I Samuel 24:22 says: “But David and his men went up to the stronghold.”
At the end of this chapter, Saul had again “repented” of his sin of needlessly persecuting David. He went as far as to admit David’s good intentions — and even that David would surely one day be king. He sought peace with David, and asked him to swear not to destroy his descendants. All “seemed” to be well. Saul went back to his home, and one MIGHT think that David would go back with him to Israel, but he didn’t: “But David and his men went up to the stronghold.”
Why did he do this? Wasn’t all well between him and Saul? Had there not been a “reconciliation”?
Yes, Saul had said those things. But David also knew Saul’s track record: Saul was extremely unstable, often oppressed by demons, which brought wild mood swings upon him. He seemed very repentant here at the end of I Samuel 24, but David knew all too well from experience that this benevolent mood could change quickly. I’m certain that he was glad that Saul had said what he did, but that did not mean that he had to foolishly place his life in his hands again. He knew Saul’s history, so he was going to stay on his guard: “But David and his men went up to the stronghold.”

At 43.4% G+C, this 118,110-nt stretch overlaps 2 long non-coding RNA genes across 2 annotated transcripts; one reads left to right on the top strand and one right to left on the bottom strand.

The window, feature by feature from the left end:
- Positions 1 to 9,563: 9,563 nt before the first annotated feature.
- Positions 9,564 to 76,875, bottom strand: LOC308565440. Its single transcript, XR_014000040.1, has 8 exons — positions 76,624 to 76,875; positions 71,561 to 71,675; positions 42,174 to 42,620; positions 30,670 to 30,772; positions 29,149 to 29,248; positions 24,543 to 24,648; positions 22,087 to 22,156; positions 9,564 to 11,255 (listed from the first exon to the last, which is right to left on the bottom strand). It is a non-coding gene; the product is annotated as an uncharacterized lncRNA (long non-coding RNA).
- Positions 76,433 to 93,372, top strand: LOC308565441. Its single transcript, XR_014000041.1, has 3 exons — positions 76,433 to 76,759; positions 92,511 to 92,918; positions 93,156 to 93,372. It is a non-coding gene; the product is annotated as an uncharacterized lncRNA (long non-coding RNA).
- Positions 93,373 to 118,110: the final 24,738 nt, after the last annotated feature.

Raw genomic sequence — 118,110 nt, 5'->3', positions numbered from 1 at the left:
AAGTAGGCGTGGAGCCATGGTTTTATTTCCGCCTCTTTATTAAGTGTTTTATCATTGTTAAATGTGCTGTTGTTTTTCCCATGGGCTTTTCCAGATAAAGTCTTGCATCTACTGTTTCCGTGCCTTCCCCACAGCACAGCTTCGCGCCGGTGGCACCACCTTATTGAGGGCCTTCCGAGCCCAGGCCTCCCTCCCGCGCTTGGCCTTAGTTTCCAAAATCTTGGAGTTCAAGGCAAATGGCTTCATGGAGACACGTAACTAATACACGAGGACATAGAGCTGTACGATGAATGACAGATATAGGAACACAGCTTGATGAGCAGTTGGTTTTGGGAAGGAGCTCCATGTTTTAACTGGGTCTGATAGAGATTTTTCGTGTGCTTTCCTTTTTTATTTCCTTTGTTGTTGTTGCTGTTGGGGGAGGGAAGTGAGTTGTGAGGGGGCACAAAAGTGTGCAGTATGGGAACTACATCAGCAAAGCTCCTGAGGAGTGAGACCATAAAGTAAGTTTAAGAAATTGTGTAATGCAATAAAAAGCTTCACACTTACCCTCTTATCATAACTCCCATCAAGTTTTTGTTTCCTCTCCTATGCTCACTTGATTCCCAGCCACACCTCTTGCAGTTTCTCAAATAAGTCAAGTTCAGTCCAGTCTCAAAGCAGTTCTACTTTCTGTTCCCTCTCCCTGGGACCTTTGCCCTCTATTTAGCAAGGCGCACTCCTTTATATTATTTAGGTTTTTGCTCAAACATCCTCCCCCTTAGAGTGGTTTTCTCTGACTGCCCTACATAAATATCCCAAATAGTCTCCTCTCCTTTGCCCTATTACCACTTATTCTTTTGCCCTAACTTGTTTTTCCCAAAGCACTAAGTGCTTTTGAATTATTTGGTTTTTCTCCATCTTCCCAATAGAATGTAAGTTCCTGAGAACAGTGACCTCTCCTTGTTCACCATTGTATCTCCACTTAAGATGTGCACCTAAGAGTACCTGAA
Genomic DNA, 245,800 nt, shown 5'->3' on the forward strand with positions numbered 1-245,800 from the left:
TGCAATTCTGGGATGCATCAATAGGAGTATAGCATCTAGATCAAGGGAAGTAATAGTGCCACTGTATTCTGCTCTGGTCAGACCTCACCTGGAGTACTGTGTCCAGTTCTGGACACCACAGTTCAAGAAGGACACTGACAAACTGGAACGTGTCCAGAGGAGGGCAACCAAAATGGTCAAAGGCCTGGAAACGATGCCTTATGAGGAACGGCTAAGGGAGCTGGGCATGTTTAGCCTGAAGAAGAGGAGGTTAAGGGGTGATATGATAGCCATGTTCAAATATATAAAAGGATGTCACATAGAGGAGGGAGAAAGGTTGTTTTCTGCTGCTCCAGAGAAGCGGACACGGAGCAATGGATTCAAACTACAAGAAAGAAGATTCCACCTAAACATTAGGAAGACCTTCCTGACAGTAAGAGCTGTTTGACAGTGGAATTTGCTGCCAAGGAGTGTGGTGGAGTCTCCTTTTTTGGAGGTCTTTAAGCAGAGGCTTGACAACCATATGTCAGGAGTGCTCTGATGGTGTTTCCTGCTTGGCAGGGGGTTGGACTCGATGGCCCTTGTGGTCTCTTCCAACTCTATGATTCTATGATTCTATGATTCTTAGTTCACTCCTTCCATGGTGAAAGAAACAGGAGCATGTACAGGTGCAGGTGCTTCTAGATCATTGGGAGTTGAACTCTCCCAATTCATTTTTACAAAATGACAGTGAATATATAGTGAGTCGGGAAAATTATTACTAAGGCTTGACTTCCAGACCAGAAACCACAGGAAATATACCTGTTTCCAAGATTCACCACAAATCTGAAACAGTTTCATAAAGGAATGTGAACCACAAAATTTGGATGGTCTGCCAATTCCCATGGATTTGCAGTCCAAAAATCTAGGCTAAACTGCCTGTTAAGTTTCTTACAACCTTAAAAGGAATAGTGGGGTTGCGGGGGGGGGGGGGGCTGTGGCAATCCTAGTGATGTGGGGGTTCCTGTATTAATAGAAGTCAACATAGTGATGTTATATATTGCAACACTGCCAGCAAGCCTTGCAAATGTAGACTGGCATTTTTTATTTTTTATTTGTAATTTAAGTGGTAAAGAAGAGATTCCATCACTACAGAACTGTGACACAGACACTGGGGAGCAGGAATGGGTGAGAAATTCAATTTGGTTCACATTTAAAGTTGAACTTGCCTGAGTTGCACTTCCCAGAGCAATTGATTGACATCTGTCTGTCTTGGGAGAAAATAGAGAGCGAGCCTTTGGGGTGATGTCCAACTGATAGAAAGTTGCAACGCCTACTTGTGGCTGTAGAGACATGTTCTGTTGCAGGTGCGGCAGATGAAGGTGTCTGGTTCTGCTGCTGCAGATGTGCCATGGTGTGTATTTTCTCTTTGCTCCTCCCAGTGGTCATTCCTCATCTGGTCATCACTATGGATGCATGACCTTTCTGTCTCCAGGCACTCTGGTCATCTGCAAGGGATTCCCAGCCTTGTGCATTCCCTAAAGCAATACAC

There are times when we face similar situations. There are people who have repeatedly demonstrated that they will hurt or misuse us. In such situations, we are under no obligation to “forgive and forget” that they have ever done such, and place ourselves and our loved ones in harm’s way with them. If, like Saul, they express regret, and proffer an apology, accept it, as you should. But it does not mean that you should naively put implicit trust in them, when their track record has consistently demonstrated that this is unwise.
Remember that the scripture never commands us to “forgive and forget.” Forgive, certainly, whenever you are asked. But there are also times when wisdom will then lead you, like David, to stay on your guard!